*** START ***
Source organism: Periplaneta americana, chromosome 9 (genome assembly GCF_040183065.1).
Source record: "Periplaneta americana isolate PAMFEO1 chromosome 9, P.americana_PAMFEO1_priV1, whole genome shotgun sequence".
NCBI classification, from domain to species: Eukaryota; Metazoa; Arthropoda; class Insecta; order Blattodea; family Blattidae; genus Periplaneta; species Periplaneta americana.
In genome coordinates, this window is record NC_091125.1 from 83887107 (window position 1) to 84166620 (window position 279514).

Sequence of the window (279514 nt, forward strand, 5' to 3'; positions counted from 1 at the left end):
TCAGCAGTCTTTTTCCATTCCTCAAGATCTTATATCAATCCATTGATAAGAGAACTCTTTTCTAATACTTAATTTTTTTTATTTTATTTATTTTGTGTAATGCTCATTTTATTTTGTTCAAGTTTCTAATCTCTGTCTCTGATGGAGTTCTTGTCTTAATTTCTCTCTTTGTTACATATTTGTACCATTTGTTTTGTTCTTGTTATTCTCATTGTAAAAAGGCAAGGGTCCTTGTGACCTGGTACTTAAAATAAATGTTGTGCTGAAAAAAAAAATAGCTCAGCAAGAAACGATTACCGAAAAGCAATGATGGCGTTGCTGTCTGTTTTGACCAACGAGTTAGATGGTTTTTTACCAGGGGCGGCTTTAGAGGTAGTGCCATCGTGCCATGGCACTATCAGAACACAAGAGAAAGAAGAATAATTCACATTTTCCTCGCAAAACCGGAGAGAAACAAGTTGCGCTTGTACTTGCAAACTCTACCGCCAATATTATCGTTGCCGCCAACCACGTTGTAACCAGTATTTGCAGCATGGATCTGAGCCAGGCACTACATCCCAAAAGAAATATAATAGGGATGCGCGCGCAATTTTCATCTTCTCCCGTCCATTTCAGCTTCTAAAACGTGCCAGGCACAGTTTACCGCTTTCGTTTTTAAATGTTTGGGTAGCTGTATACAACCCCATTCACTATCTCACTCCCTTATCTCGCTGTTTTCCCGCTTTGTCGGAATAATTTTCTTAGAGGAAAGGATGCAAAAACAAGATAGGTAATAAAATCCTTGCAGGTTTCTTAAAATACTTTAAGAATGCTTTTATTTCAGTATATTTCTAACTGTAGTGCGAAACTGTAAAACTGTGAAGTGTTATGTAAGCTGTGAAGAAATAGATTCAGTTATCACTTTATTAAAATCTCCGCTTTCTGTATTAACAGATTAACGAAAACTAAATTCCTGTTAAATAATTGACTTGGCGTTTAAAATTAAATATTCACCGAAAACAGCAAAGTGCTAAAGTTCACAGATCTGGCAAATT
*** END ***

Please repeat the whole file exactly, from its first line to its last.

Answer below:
Source organism: Periplaneta americana, chromosome 9 (genome assembly GCF_040183065.1).
Source record: "Periplaneta americana isolate PAMFEO1 chromosome 9, P.americana_PAMFEO1_priV1, whole genome shotgun sequence".
NCBI classification, from domain to species: Eukaryota; Metazoa; Arthropoda; class Insecta; order Blattodea; family Blattidae; genus Periplaneta; species Periplaneta americana.
In genome coordinates, this window is record NC_091125.1 from 83887107 (window position 1) to 84166620 (window position 279514).

Sequence of the window (279514 nt, forward strand, 5' to 3'; positions counted from 1 at the left end):
TCAGCAGTCTTTTTCCATTCCTCAAGATCTTATATCAATCCATTGATAAGAGAACTCTTTTCTAATACTTAATTTTTTTTATTTTATTTATTTTGTGTAATGCTCATTTTATTTTGTTCAAGTTTCTAATCTCTGTCTCTGATGGAGTTCTTGTCTTAATTTCTCTCTTTGTTACATATTTGTACCATTTGTTTTGTTCTTGTTATTCTCATTGTAAAAAGGCAAGGGTCCTTGTGACCTGGTACTTAAAATAAATGTTGTGCTGAAAAAAAAAATAGCTCAGCAAGAAACGATTACCGAAAAGCAATGATGGCGTTGCTGTCTGTTTTGACCAACGAGTTAGATGGTTTTTTACCAGGGGCGGCTTTAGAGGTAGTGCCATCGTGCCATGGCACTATCAGAACACAAGAGAAAGAAGAATAATTCACATTTTCCTCGCAAAACCGGAGAGAAACAAGTTGCGCTTGTACTTGCAAACTCTACCGCCAATATTATCGTTGCCGCCAACCACGTTGTAACCAGTATTTGCAGCATGGATCTGAGCCAGGCACTACATCCCAAAAGAAATATAATAGGGATGCGCGCGCAATTTTCATCTTCTCCCGTCCATTTCAGCTTCTAAAACGTGCCAGGCACAGTTTACCGCTTTCGTTTTTAAATGTTTGGGTAGCTGTATACAACCCCATTCACTATCTCACTCCCTTATCTCGCTGTTTTCCCGCTTTGTCGGAATAATTTTCTTAGAGGAAAGGATGCAAAAACAAGATAGGTAATAAAATCCTTGCAGGTTTCTTAAAATACTTTAAGAATGCTTTTATTTCAGTATATTTCTAACTGTAGTGCGAAACTGTAAAACTGTGAAGTGTTATGTAAGCTGTGAAGAAATAGATTCAGTTATCACTTTATTAAAATCTCCGCTTTCTGTATTAACAGATTAACGAAAACTAAATTCCTGTTAAATAATTGACTTGGCGTTTAAAATTAAATATTCACCGAAAACAGCAAAGTGCTAAAGTTCACAGATCTGGCAAATT